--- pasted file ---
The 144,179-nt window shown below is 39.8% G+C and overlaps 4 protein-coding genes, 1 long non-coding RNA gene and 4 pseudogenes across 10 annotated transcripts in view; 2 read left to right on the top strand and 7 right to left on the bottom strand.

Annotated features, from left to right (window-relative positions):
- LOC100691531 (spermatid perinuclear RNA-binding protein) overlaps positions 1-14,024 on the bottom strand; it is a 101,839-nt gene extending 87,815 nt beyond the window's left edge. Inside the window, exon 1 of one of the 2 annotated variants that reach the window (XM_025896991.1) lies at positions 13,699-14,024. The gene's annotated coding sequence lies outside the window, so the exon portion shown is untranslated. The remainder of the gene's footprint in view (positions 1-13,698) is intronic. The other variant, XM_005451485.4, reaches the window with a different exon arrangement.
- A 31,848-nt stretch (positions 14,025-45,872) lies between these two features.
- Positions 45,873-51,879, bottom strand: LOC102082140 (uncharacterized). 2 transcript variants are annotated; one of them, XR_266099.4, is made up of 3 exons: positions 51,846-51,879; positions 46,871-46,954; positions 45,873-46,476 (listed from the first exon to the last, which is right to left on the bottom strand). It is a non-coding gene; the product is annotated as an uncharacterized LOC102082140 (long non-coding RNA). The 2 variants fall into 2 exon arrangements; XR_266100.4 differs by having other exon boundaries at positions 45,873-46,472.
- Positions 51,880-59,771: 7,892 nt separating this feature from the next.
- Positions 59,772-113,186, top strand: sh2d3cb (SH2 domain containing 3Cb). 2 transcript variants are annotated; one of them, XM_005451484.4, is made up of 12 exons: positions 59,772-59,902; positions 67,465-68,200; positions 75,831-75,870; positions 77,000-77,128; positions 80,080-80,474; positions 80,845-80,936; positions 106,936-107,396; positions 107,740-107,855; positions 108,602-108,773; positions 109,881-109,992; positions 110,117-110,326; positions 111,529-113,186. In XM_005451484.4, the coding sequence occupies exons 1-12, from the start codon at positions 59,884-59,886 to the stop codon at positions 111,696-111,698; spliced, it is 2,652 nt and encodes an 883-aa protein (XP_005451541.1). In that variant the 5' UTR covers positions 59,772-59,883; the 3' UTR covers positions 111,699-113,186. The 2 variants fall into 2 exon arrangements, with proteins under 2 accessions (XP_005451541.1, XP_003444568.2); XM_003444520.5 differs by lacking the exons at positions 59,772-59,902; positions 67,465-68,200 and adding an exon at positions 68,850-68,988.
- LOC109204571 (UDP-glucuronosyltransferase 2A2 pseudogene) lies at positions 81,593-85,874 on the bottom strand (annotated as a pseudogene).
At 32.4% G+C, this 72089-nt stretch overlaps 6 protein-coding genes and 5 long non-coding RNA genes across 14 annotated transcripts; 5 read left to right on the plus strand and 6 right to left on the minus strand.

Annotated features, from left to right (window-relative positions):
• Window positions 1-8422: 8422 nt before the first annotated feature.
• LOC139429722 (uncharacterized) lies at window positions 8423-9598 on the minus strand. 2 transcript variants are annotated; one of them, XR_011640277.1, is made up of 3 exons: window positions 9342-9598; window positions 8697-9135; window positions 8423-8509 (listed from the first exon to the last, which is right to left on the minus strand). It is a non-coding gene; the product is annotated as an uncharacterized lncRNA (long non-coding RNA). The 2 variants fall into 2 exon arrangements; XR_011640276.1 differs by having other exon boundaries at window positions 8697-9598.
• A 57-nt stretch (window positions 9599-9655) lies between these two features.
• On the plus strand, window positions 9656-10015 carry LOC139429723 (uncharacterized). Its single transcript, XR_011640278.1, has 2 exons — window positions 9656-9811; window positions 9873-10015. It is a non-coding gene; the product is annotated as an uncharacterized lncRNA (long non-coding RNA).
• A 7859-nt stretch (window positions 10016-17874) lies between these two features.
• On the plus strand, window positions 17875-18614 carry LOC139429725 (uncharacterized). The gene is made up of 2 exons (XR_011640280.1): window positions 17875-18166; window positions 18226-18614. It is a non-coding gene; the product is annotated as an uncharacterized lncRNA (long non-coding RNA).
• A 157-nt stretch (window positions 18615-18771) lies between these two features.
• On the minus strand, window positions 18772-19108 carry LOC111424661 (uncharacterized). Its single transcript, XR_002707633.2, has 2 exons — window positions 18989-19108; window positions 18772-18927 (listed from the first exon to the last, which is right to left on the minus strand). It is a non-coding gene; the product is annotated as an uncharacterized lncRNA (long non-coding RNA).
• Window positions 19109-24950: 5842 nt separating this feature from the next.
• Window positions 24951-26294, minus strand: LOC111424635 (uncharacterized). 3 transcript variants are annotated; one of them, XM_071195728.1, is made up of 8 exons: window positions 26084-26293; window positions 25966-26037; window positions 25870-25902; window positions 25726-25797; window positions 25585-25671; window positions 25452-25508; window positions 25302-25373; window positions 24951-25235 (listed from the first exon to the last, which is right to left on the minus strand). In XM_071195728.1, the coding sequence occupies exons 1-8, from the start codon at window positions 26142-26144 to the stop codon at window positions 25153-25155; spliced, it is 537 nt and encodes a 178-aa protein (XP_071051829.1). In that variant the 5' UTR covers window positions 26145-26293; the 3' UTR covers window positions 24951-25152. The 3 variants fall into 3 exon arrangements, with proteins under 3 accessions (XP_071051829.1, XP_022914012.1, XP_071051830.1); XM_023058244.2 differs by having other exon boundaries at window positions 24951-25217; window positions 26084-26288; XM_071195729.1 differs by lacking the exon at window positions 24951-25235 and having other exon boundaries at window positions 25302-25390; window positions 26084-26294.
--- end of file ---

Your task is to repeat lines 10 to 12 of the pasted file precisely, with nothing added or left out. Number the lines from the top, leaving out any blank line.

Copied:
Annotated features, from left to right (window-relative positions):
• Window positions 1-8422: 8422 nt before the first annotated feature.
• LOC139429722 (uncharacterized) lies at window positions 8423-9598 on the minus strand. 2 transcript variants are annotated; one of them, XR_011640277.1, is made up of 3 exons: window positions 9342-9598; window positions 8697-9135; window positions 8423-8509 (listed from the first exon to the last, which is right to left on the minus strand). It is a non-coding gene; the product is annotated as an uncharacterized lncRNA (long non-coding RNA). The 2 variants fall into 2 exon arrangements; XR_011640276.1 differs by having other exon boundaries at window positions 8697-9598.